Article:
It is not uncommon for a pre-action sprinkler system to meet the automatic sprinkler system code requirements and then supplement a clean agent system for protection of the equipment. The pre-action system does not have water in the system prior to activation, thus mitigating the potential for water damage. The pre-action system can be designed to require two detection components to operate before the water is released into the room. This can be a combination of smoke detection and sprinkler actuation. If only one actuates, water is not released. The clean agent system can be designed to use the smoke-detection system to release the agent and provide a first line of protection, thereby protecting the equipment or valuable property before the water-based system releases to protect the overall building.

Detection systems

There are many detection arrangements available for clean agent systems. Within areas with sensitive electronic equipment, such as data rooms, often the choice is an aspiration-type detection system. This type of system uses a series of pipes with sampling ports in the protected area that are connected to a detector housing that draws the air from the space through the detector piping network. These detectors can detect minute particles of smoke and can detect fires at the very early stages, often before the fire or smoke is even visible. They provide an extra line of defense for the operators because the presence of a fire can be detected well before the clean agent system is needed and provides alert levels to notify operators.

The design of clean agent systems will be dependent upon the type of system chosen and the criteria set forth in NFPA 2001. For most applications, a total flooding system is chosen where the agent is released into the entire room or enclosure. Local application systems are available; the most common system applications are those designed for total flooding. A total flooding system uses a detection system to detect the fire, such as a smoke-detection system discussed above, which is monitored by a control panel that in turn releases the clean agent into the room when required. The control panel serves as the releasing panel as well. The agent is released into the room or enclosure through a network of piping and nozzles designed to convert the agent into a gas at discharge. This gas will then disperse throughout the room to extinguish a fire. The amount of gas is determined by calculations based on the percent concentration needed to extinguish the fire. This is also dependent upon the type of agent being used.

Storage and dispersal

The clean agent is stored in tanks or cylinders near or adjacent to the area being protected. The clean agent is typically stored under pressure to propel the agent through the piping network. The amount of storage tanks required is dependent upon the type of agent being used. Some agents can use more or less than other agents and this needs to be factored into the design so that adequate storage is provided. Consideration also should be given to the need for installed backup or reserve cylinders connected to the piping network. This allows the room or enclosure to remain protected after discharge without the need to immediately refill the tanks. This can save downtime in restoring operations, but will require extra storage space. Otherwise, before protection can be restored, the tanks would need to be replaced or refilled by the suppression system supplier.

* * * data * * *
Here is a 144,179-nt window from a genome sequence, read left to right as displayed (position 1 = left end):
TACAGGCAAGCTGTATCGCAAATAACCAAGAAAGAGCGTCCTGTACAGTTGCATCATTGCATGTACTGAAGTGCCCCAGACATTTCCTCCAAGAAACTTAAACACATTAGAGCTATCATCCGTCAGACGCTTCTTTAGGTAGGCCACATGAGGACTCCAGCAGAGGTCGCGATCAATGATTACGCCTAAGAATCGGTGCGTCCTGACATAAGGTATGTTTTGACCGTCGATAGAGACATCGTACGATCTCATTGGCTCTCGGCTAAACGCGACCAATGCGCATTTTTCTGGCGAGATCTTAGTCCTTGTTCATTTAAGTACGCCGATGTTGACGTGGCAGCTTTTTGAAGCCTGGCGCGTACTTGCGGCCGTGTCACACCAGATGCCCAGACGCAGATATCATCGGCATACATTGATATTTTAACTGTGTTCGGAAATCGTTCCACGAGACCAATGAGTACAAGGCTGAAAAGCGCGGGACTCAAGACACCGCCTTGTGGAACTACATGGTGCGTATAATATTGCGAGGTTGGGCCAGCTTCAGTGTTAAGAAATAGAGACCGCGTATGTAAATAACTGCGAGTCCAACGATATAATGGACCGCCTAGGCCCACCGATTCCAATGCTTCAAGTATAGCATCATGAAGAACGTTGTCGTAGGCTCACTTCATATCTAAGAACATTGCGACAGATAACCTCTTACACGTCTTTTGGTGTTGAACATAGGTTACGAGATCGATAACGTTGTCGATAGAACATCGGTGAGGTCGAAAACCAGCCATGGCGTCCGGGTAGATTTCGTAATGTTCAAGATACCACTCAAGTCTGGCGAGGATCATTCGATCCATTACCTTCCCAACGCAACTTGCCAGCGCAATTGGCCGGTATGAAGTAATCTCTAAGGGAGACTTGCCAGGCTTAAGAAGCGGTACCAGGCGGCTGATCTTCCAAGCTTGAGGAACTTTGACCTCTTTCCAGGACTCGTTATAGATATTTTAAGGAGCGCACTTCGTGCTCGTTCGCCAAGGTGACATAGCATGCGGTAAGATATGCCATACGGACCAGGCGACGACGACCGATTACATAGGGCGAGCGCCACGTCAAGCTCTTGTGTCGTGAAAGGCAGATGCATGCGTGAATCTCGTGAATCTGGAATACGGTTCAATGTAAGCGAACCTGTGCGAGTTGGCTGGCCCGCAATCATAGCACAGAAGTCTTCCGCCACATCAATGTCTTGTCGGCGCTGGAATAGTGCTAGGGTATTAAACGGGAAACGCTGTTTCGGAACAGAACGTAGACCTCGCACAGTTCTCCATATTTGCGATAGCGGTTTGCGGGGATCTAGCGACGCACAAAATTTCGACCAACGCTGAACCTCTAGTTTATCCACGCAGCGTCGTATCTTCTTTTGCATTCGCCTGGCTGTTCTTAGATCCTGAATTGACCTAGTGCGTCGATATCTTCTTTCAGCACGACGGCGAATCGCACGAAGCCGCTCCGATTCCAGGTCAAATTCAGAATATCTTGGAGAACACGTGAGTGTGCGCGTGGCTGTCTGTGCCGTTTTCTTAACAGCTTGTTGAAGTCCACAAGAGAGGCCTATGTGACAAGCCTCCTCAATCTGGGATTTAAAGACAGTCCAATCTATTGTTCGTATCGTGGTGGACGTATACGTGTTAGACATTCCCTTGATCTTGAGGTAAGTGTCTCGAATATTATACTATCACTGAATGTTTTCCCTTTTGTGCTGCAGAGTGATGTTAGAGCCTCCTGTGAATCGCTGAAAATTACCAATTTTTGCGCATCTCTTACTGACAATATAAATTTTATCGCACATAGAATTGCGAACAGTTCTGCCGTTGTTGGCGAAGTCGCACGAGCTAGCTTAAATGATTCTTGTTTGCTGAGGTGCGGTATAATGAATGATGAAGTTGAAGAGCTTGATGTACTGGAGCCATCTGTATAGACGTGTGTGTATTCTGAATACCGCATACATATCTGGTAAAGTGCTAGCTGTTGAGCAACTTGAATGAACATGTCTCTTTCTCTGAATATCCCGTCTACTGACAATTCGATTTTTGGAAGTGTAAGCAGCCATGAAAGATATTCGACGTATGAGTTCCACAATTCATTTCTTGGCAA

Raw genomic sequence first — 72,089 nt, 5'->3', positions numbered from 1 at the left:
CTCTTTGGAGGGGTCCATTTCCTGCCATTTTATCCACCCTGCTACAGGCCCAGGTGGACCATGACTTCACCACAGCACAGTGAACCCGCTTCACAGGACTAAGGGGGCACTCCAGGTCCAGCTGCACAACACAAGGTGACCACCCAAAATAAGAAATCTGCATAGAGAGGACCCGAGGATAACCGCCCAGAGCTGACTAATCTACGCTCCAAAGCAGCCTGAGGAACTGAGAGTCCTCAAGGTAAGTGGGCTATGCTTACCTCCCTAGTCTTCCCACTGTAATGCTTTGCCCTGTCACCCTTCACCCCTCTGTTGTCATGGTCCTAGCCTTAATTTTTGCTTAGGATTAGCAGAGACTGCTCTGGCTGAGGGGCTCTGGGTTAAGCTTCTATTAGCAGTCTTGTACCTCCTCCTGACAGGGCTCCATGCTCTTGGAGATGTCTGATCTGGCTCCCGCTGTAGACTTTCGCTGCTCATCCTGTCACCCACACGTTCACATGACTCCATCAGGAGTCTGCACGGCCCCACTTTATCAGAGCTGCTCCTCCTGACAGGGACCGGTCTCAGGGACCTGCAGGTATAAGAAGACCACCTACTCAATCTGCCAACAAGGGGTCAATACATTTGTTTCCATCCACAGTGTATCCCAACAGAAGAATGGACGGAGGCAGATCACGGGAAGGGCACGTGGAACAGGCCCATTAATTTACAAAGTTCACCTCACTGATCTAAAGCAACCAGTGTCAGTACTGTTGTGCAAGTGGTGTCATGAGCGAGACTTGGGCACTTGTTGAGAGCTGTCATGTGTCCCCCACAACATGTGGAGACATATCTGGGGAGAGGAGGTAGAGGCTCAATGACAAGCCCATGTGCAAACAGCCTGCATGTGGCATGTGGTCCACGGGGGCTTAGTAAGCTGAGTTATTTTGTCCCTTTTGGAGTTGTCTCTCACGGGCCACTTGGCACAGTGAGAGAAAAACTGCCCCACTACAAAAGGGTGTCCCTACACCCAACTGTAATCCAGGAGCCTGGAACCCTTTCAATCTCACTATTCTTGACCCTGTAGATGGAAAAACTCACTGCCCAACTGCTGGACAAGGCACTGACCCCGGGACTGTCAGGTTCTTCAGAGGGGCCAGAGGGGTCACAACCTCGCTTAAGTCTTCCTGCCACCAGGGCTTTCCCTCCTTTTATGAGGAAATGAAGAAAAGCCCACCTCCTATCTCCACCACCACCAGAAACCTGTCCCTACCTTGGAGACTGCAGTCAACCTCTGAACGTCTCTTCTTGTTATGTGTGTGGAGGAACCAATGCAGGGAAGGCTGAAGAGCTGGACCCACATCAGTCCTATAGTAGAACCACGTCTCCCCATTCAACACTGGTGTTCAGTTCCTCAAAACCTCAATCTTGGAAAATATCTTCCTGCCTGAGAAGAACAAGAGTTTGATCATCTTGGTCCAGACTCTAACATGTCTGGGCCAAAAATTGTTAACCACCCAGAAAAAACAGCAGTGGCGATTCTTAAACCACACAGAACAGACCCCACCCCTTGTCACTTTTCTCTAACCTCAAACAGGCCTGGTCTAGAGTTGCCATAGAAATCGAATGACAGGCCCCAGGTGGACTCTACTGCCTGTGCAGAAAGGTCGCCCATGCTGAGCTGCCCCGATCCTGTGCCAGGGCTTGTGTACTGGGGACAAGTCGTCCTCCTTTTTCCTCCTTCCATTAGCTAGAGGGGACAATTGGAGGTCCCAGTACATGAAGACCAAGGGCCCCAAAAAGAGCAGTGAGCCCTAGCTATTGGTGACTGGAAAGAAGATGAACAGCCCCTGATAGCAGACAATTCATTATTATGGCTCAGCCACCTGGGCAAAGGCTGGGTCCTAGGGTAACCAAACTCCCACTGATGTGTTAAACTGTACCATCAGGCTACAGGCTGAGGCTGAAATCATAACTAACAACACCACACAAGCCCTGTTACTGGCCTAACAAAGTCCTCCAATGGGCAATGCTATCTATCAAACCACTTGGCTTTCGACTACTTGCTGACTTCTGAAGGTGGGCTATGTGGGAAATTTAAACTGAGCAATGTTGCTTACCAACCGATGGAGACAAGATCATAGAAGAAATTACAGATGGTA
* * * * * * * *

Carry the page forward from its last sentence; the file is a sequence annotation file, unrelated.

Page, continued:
As noted above, the design of the clean agent system will depend partly on which type of agent is used. NFPA 2001 identifies two types of clean agents: clean halocarbon agents and inert gas agents. There are several manufacturers of each; the more common is the clean halocarbon agents that were first developed as replacements to Halon 1301. The goal was to find a drop-in replacement for these systems, but the physical properties of the alternative agents did not allow for this. Clean halocarbon agents will typically contain compounds of one or more of the following elements: fluorine, chlorine, bromine, or iodine. An inert gas agent contains one or more of the following gases: helium, neon, argon, or nitrogen. In general, an inert gas will require higher concentrations to extinguish a fire than a clean halocarbon will. This results in more agent to extinguish the fire and, therefore, more containers to store the agent.

There are many design considerations to any fire protection scheme, including those associated with clean agent systems. Clean halocarbon agents will use less agent and, therefore, have fewer storage requirements. They are more common in the marketplace and can be used for a variety of protection schemes. Inert gases are considered by some as more environmentally friendly than halocarbons but use more agent, requiring more storage cylinders. They also discharge at higher pressures and require relief vents to avoid damage to the room or building. Venting direct to the exterior is ideal, but is not always practical.

Safety and environmental concerns

Inert gases are comprised of gases found in the air we breathe. Some people say this lends to them being less harmful than halocarbon agents. That is not to say halocarbons are not safe, it is just that inert gases comprise gases found in the air, whereas halocarbons are chemical compounds. Inert gases do not have a global warming potential (GWP) impact, whereas halocarbons do. There are some who believe that the GWP impact of clean halocarbon agents will cause them to be banned in the future. However, there do not appear to be any plans to ban the current halocarbons for fire-extinguishing systems because they would have limited impact to the environment due to the amount being used. The EPA currently approves several clean halocarbon agents for fire-extinguishment use.

Modern clean agent systems were developed to allow the continued use of a gaseous-type suppression system while addressing environmental concerns. They are considered clean agents as they do not leave a residue, so they are well-suited to protect sensitive electronic equipment and valuable property. When considering the application of a clean agent fire extinguishing system, NFPA 2001 provides specific guidance on how to design and install them.


Allyn Vaughn is the president of JBA Consulting Engineers. He has been involved in the fire protection industry for more than 30 years, designing fire protection suppression and detection systems on a variety of projects. He designs clean agents systems, including server rooms, data rooms, and other highly sensitive areas.